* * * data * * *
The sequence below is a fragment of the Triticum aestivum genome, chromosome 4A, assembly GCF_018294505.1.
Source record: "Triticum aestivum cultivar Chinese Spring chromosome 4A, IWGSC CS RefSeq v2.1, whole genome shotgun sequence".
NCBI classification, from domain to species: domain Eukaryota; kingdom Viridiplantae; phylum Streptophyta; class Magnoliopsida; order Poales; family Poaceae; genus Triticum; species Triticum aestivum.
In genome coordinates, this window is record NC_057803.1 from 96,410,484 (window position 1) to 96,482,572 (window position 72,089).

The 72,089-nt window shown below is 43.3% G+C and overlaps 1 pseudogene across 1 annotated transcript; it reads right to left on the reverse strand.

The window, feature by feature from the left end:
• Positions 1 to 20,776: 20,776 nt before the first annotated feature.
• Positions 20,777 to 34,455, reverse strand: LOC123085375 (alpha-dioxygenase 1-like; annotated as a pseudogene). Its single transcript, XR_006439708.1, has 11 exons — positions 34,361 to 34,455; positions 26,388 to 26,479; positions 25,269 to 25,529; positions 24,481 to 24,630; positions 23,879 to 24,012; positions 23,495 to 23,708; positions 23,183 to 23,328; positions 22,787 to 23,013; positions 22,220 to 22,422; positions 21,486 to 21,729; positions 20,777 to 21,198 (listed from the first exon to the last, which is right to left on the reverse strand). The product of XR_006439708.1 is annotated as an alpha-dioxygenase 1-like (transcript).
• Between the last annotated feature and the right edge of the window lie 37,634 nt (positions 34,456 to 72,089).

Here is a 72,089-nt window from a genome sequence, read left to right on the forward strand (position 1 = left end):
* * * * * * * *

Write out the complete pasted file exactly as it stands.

The sequence below is a fragment of the Triticum aestivum genome, chromosome 4A, assembly GCF_018294505.1.
Source record: "Triticum aestivum cultivar Chinese Spring chromosome 4A, IWGSC CS RefSeq v2.1, whole genome shotgun sequence".
NCBI classification, from domain to species: domain Eukaryota; kingdom Viridiplantae; phylum Streptophyta; class Magnoliopsida; order Poales; family Poaceae; genus Triticum; species Triticum aestivum.
In genome coordinates, this window is record NC_057803.1 from 96,410,484 (window position 1) to 96,482,572 (window position 72,089).

The 72,089-nt window shown below is 43.3% G+C and overlaps 1 pseudogene across 1 annotated transcript; it reads right to left on the reverse strand.

The window, feature by feature from the left end:
• Positions 1 to 20,776: 20,776 nt before the first annotated feature.
• Positions 20,777 to 34,455, reverse strand: LOC123085375 (alpha-dioxygenase 1-like; annotated as a pseudogene). Its single transcript, XR_006439708.1, has 11 exons — positions 34,361 to 34,455; positions 26,388 to 26,479; positions 25,269 to 25,529; positions 24,481 to 24,630; positions 23,879 to 24,012; positions 23,495 to 23,708; positions 23,183 to 23,328; positions 22,787 to 23,013; positions 22,220 to 22,422; positions 21,486 to 21,729; positions 20,777 to 21,198 (listed from the first exon to the last, which is right to left on the reverse strand). The product of XR_006439708.1 is annotated as an alpha-dioxygenase 1-like (transcript).
• Between the last annotated feature and the right edge of the window lie 37,634 nt (positions 34,456 to 72,089).

Here is a 72,089-nt window from a genome sequence, read left to right on the forward strand (position 1 = left end):